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For other uses, see Vark (disambiguation).
Varaq (वरक़),varaqa(ورق)
Indian Sweets Vark.jpg
Indian sweets garnished with vark
Alternative names Varq, vark, varak, varakh, varakha etc.
Type Garnish
Place of origin India, Pakistan, Bangladesh, Nepal
Region or state South Asia
Main ingredients Silver, Gold
Cookbook: Varaq (वरक़),varaqa(ورق)  Media: Varaq (वरक़),varaqa(ورق)

Vark, varak (Sanskrit: वरक), (Arabic: ورق‎) or varaka is any foil composed of a pure metal, typically silver, sometimes gold,[1] used for garnishing sweets in South Asian cuisine. The silver is edible, though flavorless. Varak is made by pounding silver into a sheet a few micrometres thick, and backed with paper for support; this paper is peeled away before use. It is extremely brittle and breaks into smaller pieces if touched. Vark sheets are laid or rolled over some South Asian sweets. Edible silver and gold foils on sweets, confectionery and desserts is not unique to the Indian subcontinent; other regions such as Japan and Europe have long used precious metal foils as food cover and additive, including specialty drinks such as Danziger Goldwasser.[1]

Concerns have been raised about the safety and ethical acceptability of vark, as not all of it is pure silver, nor hygienically prepared, and the foil nowadays commonly is beaten between layers of ox-gut because it is easier to separate the silver leaf from animal tissue than to separate it from paper.[2]


Gold and silver are approved food foils in the European Union, as E175 and E174 additives respectively. The independent European food-safety certification agency, TÜV Rheinland, has deemed gold leaf safe for consumption. Gold and silver leaf are also certified as kosher. These inert precious metal foils are not considered toxic to human beings nor to broader ecosystems.[3][4][5]

One study has found that about 10% of 178 foils studied from the Lucknow (India) market were made of aluminium. Of the tested foils, 46% of the samples were found to have the desired purity requirement of 99.9% silver, whereas the rest had less than 99.9% silver. All the tested Indian foils contained on average trace levels of nickel (487 ppm), lead (301 ppm), copper (324 ppm), chromium (83 ppm), cadmium (97 ppm) and manganese (43 ppm). All of these are lower than natural anthropogenic exposures of these metals; the authors suggest there is a need to address a lack of purity standards in European Union and Indian food additive grade silver.[6][7] The total silver metal intake per kilogram of sweets eaten, from vark, is less than one milligram.

Large quantities of ingested bioactive silver can cause argyria, but the use of edible silver or gold as vark is not considered harmful to the body, since the metal is in inert form (not ionic bioactive form),[5] and the quantities involved in normal use are minuscule.[8]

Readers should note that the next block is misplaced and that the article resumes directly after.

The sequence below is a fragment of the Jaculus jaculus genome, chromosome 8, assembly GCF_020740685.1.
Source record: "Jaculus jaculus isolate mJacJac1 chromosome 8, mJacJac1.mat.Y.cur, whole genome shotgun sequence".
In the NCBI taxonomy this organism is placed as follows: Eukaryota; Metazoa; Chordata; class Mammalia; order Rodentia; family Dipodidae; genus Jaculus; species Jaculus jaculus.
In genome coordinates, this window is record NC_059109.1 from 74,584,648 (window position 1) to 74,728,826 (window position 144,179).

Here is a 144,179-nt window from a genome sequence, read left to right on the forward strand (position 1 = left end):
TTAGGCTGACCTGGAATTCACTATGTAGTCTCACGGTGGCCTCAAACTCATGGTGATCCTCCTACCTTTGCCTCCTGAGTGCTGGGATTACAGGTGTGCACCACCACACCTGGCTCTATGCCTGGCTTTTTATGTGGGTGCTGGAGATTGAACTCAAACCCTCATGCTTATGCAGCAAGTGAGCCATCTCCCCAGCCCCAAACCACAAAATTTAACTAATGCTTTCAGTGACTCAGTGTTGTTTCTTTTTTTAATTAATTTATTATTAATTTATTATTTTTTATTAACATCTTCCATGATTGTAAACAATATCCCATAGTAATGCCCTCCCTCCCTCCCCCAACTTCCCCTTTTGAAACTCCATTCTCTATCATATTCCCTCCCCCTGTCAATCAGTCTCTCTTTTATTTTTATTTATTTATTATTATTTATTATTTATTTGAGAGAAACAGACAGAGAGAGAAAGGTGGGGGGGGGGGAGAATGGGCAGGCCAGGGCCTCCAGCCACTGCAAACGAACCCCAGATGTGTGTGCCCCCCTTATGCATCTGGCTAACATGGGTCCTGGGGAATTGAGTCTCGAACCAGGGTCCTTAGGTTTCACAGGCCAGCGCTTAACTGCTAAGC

However, while silver leaf may be safe to ingest, there is a risk of disease, due to the fact that the silver is initially hammered under rather unsanitary conditions.[2]

Etymology and origins[edit]

A tray of South Asian sweets, with some pieces covered with shiny vark.

Varaka is mentioned in several ancient Sanskrit documents, particularly in Ayurvedic and medical literature. Varaka means cloth, cloak or a thing that covers something else.[9][10] The word varaka is mentioned with swarna (gold), tara (silver) or rupera (silver) in these documents;[11][12] the discussion is in three forms of these precious metals: patra (leaf), varaka (thin foil) and bhasma (ash). Ayurvedic documents consider silver as an antimicrobial astringent, while gold is claimed to be an aphrodisiac.[11] This is not unique to Indian subcontinent; in Europe, edible gold (Aureum potabile) and silver were also claimed to have medicinal properties;[13] later studies found that they can indeed be antibacterial owing to Oligodynamic effect.

Vark is sometimes spelled Varaq, varq, vark, varkh, varakh, varkha, or waraq (Hindi: वरक़, Urdu: ورقHindustani pronunciation: [ʋəɾəq]).

See also[edit]


  1. ^ a b Gold in Gastronomy deLafee, Switzerland (2008)
  2. ^ a b
  3. ^ Conspicuous Consumption L.V. Anderson, Slate (July 16, 2012)
  4. ^ Public Health Statement for Silver ATSDR-CDC, US Government (December 1990)
  5. ^ a b Edible gold and silver
  6. ^ Das, Mukul; Dixit, S.; Khanna, S. K. (2005). "Justifying the need to prescribe limits for toxic metal contaminants in food-grade silver foils". Food Additives & Contaminants 22 (12): 1219. doi:10.1080/02652030500215235. 
  7. ^ Agency for Toxic Substances and Disease Registry, See toxicity, food and exposure papers on nickel, lead, copper, chromium, cadmium and manganese.
  8. ^ Sarvate, Sarita (4 April 2005). "Silver Coating". India Currents. Retrieved 2009-07-05. 
  9. ^ See Varaka Sanskrit dictionary, University of Koeln, Germany (2009)
  10. ^ Varaka Sanskrit-English Dictionary] see वरक
  11. ^ a b Rustomjee Naserwanjee Khory, Nanabhai Navrosji Katrak (1903), Materia Medica of India and Their Therapeutics, page 233-234
  12. ^ Khedekar et al., Standard manufacturing process of Makaradhwaja prepared by Swarna Patra – Varkha and Bhasma, Ayu., 2011 Jan-Mar; 32(1): pp 109–115; doi: 10.4103/0974-8520.85741
  13. ^ Cordial waters Historic food (2007), see Lady Fletcher Vane's manuscript receipt book c.1770